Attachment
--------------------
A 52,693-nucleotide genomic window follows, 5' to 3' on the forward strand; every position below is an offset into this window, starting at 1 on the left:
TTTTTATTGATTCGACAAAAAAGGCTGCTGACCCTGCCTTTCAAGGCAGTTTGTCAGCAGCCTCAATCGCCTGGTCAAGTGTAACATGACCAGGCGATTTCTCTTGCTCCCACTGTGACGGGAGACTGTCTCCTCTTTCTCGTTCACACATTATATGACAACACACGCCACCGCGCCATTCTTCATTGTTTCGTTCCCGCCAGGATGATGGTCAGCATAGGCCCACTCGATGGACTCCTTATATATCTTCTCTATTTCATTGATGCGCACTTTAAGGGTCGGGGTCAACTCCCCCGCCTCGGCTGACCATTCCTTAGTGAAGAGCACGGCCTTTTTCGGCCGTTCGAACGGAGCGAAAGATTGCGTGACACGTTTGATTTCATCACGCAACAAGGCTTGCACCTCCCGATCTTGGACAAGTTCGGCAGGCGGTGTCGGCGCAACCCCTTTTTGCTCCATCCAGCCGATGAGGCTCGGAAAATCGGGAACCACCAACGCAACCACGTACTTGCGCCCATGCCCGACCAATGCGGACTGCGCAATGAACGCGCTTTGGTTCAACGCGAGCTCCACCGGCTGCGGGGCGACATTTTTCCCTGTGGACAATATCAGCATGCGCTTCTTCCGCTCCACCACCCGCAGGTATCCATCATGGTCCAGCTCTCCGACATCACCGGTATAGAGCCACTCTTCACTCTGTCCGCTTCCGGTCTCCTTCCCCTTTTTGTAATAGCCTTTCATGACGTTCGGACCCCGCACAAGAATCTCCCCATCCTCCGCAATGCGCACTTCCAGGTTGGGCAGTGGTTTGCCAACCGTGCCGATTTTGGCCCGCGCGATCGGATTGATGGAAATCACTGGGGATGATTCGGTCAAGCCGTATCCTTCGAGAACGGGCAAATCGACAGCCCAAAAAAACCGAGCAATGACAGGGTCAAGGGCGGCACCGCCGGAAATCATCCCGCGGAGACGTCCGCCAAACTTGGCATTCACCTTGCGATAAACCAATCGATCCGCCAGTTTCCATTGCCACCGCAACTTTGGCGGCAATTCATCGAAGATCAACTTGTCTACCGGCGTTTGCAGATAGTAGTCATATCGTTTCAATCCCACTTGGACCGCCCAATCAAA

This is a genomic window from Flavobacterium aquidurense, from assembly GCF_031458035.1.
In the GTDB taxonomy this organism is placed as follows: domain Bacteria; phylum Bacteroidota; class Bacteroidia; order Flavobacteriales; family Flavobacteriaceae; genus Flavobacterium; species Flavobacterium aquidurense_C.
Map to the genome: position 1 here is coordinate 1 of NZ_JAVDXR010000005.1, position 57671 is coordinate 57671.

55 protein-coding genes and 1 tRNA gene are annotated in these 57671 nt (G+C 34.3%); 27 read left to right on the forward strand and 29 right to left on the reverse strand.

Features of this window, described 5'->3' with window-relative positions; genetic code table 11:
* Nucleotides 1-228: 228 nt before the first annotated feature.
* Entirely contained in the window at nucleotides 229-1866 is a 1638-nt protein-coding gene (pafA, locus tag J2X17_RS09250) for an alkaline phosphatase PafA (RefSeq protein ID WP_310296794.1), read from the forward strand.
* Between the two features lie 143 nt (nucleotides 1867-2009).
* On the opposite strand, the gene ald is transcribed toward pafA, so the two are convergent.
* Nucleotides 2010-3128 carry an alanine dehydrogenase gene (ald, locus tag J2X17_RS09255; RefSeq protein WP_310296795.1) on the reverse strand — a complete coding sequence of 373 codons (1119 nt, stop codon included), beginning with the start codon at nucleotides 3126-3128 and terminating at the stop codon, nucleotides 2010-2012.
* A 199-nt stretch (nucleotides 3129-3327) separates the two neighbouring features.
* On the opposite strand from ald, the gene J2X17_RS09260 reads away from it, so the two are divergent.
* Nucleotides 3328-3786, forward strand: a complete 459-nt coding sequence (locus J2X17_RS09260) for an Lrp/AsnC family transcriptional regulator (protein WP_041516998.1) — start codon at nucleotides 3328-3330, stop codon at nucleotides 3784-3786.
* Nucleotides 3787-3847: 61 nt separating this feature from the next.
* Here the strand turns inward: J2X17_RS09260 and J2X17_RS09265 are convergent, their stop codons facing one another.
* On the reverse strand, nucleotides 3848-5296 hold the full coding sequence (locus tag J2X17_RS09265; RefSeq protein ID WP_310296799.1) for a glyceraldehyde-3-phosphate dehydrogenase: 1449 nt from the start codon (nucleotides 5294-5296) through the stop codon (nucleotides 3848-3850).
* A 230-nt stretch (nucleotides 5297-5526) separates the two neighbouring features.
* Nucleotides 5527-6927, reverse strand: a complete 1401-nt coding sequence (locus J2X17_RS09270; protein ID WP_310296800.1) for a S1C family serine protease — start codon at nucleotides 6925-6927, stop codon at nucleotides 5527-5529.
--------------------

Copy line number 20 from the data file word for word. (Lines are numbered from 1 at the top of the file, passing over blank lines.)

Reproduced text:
* Nucleotides 5527-6927, reverse strand: a complete 1401-nt coding sequence (locus J2X17_RS09270; protein ID WP_310296800.1) for a S1C family serine protease — start codon at nucleotides 6925-6927, stop codon at nucleotides 5527-5529.